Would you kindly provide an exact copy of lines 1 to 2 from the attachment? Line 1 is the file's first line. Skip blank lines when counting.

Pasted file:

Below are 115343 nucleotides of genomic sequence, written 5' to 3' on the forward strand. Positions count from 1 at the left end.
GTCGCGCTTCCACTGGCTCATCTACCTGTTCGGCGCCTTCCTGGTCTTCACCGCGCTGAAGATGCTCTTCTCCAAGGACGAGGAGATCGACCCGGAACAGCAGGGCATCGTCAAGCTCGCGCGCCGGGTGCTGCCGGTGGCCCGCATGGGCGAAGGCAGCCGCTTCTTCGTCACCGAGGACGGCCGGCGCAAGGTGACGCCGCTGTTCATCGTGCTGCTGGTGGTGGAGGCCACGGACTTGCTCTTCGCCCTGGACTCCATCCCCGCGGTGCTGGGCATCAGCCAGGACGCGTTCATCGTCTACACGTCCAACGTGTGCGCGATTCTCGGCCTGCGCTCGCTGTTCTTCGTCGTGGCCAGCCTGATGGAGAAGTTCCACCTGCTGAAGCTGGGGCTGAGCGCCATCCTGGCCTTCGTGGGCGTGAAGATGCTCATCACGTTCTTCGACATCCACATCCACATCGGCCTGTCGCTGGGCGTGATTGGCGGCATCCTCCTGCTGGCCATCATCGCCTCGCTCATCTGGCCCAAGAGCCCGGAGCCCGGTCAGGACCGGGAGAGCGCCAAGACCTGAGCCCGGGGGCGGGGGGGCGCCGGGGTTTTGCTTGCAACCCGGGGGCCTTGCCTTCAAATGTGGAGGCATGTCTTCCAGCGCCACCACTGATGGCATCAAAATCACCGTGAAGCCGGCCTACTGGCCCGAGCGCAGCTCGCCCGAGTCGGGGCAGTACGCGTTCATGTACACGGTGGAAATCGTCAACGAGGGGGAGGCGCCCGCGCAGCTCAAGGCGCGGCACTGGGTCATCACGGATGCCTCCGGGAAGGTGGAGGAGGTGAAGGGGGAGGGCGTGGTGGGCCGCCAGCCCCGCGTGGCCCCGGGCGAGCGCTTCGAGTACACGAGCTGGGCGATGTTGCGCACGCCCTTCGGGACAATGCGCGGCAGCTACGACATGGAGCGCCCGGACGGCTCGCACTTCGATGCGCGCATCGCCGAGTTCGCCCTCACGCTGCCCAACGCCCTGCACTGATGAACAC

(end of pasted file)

Below are 115343 nucleotides of genomic sequence, written 5' to 3' on the forward strand. Positions count from 1 at the left end.
GTCGCGCTTCCACTGGCTCATCTACCTGTTCGGCGCCTTCCTGGTCTTCACCGCGCTGAAGATGCTCTTCTCCAAGGACGAGGAGATCGACCCGGAACAGCAGGGCATCGTCAAGCTCGCGCGCCGGGTGCTGCCGGTGGCCCGCATGGGCGAAGGCAGCCGCTTCTTCGTCACCGAGGACGGCCGGCGCAAGGTGACGCCGCTGTTCATCGTGCTGCTGGTGGTGGAGGCCACGGACTTGCTCTTCGCCCTGGACTCCATCCCCGCGGTGCTGGGCATCAGCCAGGACGCGTTCATCGTCTACACGTCCAACGTGTGCGCGATTCTCGGCCTGCGCTCGCTGTTCTTCGTCGTGGCCAGCCTGATGGAGAAGTTCCACCTGCTGAAGCTGGGGCTGAGCGCCATCCTGGCCTTCGTGGGCGTGAAGATGCTCATCACGTTCTTCGACATCCACATCCACATCGGCCTGTCGCTGGGCGTGATTGGCGGCATCCTCCTGCTGGCCATCATCGCCTCGCTCATCTGGCCCAAGAGCCCGGAGCCCGGTCAGGACCGGGAGAGCGCCAAGACCTGAGCCCGGGGGCGGGGGGGCGCCGGGGTTTTGCTTGCAACCCGGGGGCCTTGCCTTCAAATGTGGAGGCATGTCTTCCAGCGCCACCACTGATGGCATCAAAATCACCGTGAAGCCGGCCTACTGGCCCGAGCGCAGCTCGCCCGAGTCGGGGCAGTACGCGTTCATGTACACGGTGGAAATCGTCAACGAGGGGGAGGCGCCCGCGCAGCTCAAGGCGCGGCACTGGGTCATCACGGATGCCTCCGGGAAGGTGGAGGAGGTGAAGGGGGAGGGCGTGGTGGGCCGCCAGCCCCGCGTGGCCCCGGGCGAGCGCTTCGAGTACACGAGCTGGGCGATGTTGCGCACGCCCTTCGGGACAATGCGCGGCAGCTACGACATGGAGCGCCCGGACGGCTCGCACTTCGATGCGCGCATCGCCGAGTTCGCCCTCACGCTGCCCAACGCCCTGCACTGATGAACAC